Photo/Illutration Masayoshi Arai, left, with Prime Minister Fumio Kishida, center, in Tokyo in December (Asahi Shimbun file photo)

British author Kazuo Ishiguro delivered a lecture after receiving the Nobel Prize in Literature six years ago.

“We saw significant progress in feminism, gay rights and the battles on several fronts against racism,” he said in his Nobel Lecture.

But the writer noted that racism “is once again on the rise, stirring beneath our civilized streets like a buried monster awakening.”

Disturbing anti-LGBT sentiment may be stirring beneath the streets of Tokyo’s Nagatacho district, the nation’s political power center.

Masayoshi Arai, an executive secretary to Prime Minister Fumio Kishida, was dismissed on Feb. 4 over his discriminatory comments about sexual minorities and same-sex marriage.

His alleged remarks are out of tune with the general view among the public. For example, he reportedly said he loathed even looking at sexual minorities.

In particular, I was shocked to hear that he said legalizing same-sex marriage would prompt some Japanese to “abandon” their country.

Does he seriously think opponents would leave Japan if gay marriage became legal?

Arai was Kishida’s speech writer. It is appalling that such a shallow argument was made by a man who held such an important post.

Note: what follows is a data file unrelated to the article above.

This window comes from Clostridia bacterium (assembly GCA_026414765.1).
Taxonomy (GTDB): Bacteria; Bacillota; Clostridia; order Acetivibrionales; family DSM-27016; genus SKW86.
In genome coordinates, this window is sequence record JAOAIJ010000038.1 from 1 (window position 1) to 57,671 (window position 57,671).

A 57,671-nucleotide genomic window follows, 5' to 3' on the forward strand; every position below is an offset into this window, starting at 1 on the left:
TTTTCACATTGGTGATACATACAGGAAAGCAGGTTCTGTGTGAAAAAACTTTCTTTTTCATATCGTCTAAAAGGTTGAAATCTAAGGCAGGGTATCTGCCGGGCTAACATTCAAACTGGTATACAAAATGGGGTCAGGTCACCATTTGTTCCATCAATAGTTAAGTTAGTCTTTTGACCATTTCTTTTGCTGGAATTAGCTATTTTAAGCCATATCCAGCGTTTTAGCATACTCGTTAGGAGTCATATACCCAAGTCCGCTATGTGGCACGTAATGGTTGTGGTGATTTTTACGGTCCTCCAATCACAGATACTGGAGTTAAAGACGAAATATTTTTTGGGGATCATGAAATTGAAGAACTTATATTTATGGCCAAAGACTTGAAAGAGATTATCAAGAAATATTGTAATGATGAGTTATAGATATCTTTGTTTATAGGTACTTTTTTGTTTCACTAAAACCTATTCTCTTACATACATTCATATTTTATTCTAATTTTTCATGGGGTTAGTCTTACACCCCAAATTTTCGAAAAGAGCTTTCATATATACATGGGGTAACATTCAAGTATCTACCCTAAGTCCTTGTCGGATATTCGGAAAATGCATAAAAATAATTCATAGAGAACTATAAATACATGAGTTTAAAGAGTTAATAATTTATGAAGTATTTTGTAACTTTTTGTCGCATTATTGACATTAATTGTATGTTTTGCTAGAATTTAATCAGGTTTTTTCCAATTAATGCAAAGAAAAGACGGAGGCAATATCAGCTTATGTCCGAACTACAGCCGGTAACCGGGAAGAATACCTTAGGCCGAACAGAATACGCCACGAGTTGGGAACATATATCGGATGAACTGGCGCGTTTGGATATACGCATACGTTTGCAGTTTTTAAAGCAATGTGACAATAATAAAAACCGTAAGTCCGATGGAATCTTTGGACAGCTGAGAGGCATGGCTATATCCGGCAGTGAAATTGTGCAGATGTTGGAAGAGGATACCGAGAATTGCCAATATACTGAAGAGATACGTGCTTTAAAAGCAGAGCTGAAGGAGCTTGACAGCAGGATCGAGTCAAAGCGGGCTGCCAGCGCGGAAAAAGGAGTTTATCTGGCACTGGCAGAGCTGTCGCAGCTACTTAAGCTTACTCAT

Over the past two years, two district courts have ruled that legal provisions that do not allow same-sex marriage are unconstitutional or in a state of unconstitutionality.

The Diet’s inaction in the face of these judicial decisions has left sexual minorities in distress and torment.

Some same-sex couples have left Japan to register their marriages abroad.

There are people around the world who are forced to leave their home countries.

Some fear for their safety due to protesting a dictatorship. Others risk their lives by fleeing in small boats to escape from civil war.

Arai’s contention that some would “abandon” Japan if same-sex marriage was legalized is an insult to people striving for survival for various reasons.

In his Nobel Lecture, Ishiguro said, “If we are to play an important role in this uncertain future… I believe we must become more diverse.”

He noted that the next generation will then find new ways “to tell important and wonderful stories.”

I wonder if Japanese leaders today are ready to take up the challenge.

--The Asahi Shimbun, Feb. 5

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Vox Populi, Vox Dei is a popular daily column that takes up a wide range of topics, including culture, arts and social trends and developments. Written by veteran Asahi Shimbun writers, the column provides useful perspectives on and insights into contemporary Japan and its culture.